This morning I had an almost sudden realization about something, and I would be lying if I said it did not terrify me. I felt good, I felt happy and I felt important. It made me want to run for the hills and get away from anything/everything that would make me feel good. Although realizing, from a logical perspective this makes absolutely no sense, it is a gut-reaction I have developed towards those things that make me happy. I have learned to live, over the past several years, without those things that meet my heart’s desires. And I know exactly why I do it.
I’m avoiding disappointment.
As I think about this peculiar trait of mind, I’m reminded of something one of my grandmother’s used to say: It’s hard to be disappointed, if you’re expectations are lowered. I used to think about that sentiment in terms of people only, but because I’m the kind of person that does nothing with a half-assed approach, I’ve applied that concept to all areas of my life. The problem with that is that no matter what, I feel the brain is geared towards seeking happiness, so there is an inevitability that you will eventually look for some expectation to be fulfilled. This, in turn, sets you up for the disappointment that will happen, as well.
But one area I have the most difficulty in mastering this idea of lowering my expectations is in the realm of relationships. I’m sure I’m not making any ground-breaking psychological statements when I say the reason for this is because disappointment leads to hurt feelings and I hate feeling hurt. It reminds me that there are some things that I can’t control the outcome and controlling the outcome means I can make sure I don’t get hurt, right? (Yes, it’s a vicious fucking circle).
And as I think about this, it reminds me of a criticism about myself, I once heard, but has always stuck with me. Unfortunately, it was said by someone I might have had a relationship – but I don’t remember with whom. Okay, okay…it’s not right that I don’t remember the person who said it, but in my defense I am really, really, really good at avoiding emotional connections. The point is, I remember it being said to me and at the time I remember thinking it was the stupidest thing I had ever heard. But now, at this point in my life, I know what was meant by it. The criticism was this: I never follow my desires, if I think my desires might be wrong.
Never, has a truer statement been made about me. Sure, I tried rationalizing it and assuming that it made sense to do what’s right, because I wanted my desires to be right. I wanted to make sure I followed principle at all times. What I didn’t realize is this is as asinine as asking someone to remain perfect. Our human nature, inherently, makes it difficult to always do what’s right – and some might argue that right and wrong are social constructs and up for debate (but that’s not the point I want to argue here). So, there is a problem with seeking perfection, because it sets up the idea of an expectation. Expectations lead to disappointment, remember?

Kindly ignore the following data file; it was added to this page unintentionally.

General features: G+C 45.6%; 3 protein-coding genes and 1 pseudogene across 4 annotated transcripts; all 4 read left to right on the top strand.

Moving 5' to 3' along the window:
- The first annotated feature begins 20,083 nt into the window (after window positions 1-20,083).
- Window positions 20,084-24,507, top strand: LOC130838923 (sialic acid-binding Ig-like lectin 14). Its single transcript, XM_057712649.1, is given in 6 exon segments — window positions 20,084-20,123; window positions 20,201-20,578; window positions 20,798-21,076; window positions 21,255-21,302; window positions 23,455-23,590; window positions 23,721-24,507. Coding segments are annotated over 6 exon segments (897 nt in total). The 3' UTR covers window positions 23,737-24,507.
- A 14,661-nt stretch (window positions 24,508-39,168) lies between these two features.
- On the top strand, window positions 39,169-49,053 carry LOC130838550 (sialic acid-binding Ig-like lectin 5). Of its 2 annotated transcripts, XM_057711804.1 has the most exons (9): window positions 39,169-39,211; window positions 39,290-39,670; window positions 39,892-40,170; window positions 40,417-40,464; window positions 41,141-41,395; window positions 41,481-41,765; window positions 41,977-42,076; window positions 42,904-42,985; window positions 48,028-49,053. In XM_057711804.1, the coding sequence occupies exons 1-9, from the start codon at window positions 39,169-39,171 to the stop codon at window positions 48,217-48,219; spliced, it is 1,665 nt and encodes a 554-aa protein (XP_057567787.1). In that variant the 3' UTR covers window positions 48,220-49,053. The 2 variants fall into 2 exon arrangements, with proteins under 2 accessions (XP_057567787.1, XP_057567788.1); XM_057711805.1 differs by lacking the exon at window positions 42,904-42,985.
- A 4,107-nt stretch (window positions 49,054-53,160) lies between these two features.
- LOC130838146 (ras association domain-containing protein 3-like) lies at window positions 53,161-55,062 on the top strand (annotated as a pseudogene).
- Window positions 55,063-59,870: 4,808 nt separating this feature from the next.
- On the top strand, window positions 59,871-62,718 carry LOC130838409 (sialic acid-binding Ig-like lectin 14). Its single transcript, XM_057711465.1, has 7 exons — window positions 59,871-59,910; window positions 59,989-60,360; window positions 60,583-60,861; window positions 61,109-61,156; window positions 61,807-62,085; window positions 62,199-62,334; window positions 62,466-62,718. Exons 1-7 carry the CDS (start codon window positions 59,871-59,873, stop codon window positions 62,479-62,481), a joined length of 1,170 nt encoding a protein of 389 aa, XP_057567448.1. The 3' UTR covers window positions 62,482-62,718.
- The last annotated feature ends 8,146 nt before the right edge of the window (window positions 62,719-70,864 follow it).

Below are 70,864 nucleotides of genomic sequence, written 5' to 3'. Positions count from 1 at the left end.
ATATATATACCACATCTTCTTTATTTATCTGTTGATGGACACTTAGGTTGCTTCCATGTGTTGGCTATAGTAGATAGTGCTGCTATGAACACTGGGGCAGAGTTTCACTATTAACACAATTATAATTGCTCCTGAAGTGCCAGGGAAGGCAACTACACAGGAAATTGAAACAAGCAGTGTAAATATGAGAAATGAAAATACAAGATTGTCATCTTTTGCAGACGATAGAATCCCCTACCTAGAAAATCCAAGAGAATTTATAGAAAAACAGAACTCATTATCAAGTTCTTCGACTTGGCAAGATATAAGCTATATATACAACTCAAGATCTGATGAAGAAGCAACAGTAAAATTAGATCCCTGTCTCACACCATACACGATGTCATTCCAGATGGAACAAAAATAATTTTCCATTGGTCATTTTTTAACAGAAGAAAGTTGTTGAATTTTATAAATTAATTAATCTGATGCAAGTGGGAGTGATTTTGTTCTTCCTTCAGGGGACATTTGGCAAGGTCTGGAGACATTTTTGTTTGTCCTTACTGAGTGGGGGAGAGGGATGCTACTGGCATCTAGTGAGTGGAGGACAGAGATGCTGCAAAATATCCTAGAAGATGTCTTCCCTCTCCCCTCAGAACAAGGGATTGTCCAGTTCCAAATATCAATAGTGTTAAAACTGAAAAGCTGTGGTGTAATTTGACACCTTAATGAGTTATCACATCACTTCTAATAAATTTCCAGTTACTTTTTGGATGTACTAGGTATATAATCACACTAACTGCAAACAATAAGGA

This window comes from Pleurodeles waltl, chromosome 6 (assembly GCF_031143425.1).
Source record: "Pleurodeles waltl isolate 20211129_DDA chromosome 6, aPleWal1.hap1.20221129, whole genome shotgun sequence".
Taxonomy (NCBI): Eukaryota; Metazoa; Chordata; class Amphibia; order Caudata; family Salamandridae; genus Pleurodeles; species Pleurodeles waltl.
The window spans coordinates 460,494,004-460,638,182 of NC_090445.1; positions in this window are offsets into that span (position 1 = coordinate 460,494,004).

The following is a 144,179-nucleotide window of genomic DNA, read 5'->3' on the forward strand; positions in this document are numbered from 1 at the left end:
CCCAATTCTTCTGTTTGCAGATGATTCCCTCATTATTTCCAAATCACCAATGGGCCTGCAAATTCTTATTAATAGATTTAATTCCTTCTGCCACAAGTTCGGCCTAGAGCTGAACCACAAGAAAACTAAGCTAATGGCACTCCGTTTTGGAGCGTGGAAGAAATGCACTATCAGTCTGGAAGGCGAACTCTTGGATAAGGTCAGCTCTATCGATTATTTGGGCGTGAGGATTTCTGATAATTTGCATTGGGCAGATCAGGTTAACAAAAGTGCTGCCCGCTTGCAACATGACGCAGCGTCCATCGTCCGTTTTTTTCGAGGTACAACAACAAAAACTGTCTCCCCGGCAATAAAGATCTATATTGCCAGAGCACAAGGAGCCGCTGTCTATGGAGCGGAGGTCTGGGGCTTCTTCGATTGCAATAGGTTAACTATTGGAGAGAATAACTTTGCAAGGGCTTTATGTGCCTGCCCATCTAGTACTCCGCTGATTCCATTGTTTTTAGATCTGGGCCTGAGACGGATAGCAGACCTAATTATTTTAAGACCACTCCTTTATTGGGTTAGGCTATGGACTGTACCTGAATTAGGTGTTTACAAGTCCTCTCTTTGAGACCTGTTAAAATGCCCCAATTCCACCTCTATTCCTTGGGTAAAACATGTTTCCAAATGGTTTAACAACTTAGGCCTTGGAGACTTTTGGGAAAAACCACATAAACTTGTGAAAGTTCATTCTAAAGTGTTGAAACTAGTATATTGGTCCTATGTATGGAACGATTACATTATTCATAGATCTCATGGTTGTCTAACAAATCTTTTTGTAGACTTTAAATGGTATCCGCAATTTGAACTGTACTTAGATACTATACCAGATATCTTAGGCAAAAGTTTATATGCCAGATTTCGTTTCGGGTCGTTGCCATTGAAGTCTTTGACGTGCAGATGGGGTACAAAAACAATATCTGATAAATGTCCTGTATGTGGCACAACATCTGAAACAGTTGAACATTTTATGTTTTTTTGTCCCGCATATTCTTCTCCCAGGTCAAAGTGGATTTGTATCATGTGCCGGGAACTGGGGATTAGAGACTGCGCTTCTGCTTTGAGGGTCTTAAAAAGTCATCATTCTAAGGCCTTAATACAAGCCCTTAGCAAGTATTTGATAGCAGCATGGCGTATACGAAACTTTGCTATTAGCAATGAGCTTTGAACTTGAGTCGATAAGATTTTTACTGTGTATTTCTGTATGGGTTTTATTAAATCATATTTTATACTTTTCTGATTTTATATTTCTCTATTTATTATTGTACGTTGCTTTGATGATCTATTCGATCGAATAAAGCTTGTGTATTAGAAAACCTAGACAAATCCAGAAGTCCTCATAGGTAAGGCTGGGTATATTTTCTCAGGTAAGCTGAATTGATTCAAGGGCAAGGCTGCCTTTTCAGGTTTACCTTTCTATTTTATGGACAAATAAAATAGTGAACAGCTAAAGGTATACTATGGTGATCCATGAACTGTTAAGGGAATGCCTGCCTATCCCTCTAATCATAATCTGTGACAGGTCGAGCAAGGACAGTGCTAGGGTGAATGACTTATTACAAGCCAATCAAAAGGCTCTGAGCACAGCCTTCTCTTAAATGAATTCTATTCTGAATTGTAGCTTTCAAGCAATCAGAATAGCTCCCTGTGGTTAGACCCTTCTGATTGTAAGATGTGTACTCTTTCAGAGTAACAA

Where are you going with this, you might ask? Well, in spite of the fact that I’m an ex-cop, in spite of the fact that I hold a 5th degree blackbelt in a martial art, in spite of the fact that I have faced my brother’s suicide, in spite of the fact that I used to be a bouncer in a bar, in spite of the fact that I have dealt with my parents’ divorce, in spite of the fact that I have faced challenges within my own relationships and many other challenges, I have always sought the path of least pain for myself. I would make decisions that would be geared towards doing what is right in the situation and not face my own emotions about the situation.
Truthfully, I am a coward.
It reminds me of something that occurred recently, and it felt good to admit it to myself. But I am connected to a woman on Facebook that had gone to the same high school I attended. She asked a question on Facebook once asking why a man would say she is too intimidating to approach (or something of that order). The truth of the matter, is in high school and when I was a young adult, I had a crush on this woman. I would never, ever, could not, tell her at the time. Although, I think she might have been interested, I never asked her or approached her about it. Well, many years later, and without the confusion of teen/young adult hormones, I messaged her and told her what I thought the real issue happened to be. I expressed what I said above, that I had a crush on her at one time, but could not approach her with it. She was not intimidating, she was extremely nice and approachable, but I said that the problem was not her, but the guy who said it. I expressed that the problem is that he could not deal with his own emotions, and that was my exact problem. I could not seek out what I desired, for whatever reason, and that made me a coward and nothing more. The issue was mine and not hers.
Truthfully, I see that’s the case in my psyche, still today, and I don’t deal with my emotions very well at all. I seek out the solutions I know I can make, I seek out the questions that I know I can answer. I fail to pursue anything I desire, for fear of disappointment.
And although I know what I was feeling today, with respect to being happy and feeling good is to recognize that there is no way that the path I was walking down would lead to anything good, and I’ll choose the principled decision of my actions.
Because, I fear disappointment of any kind.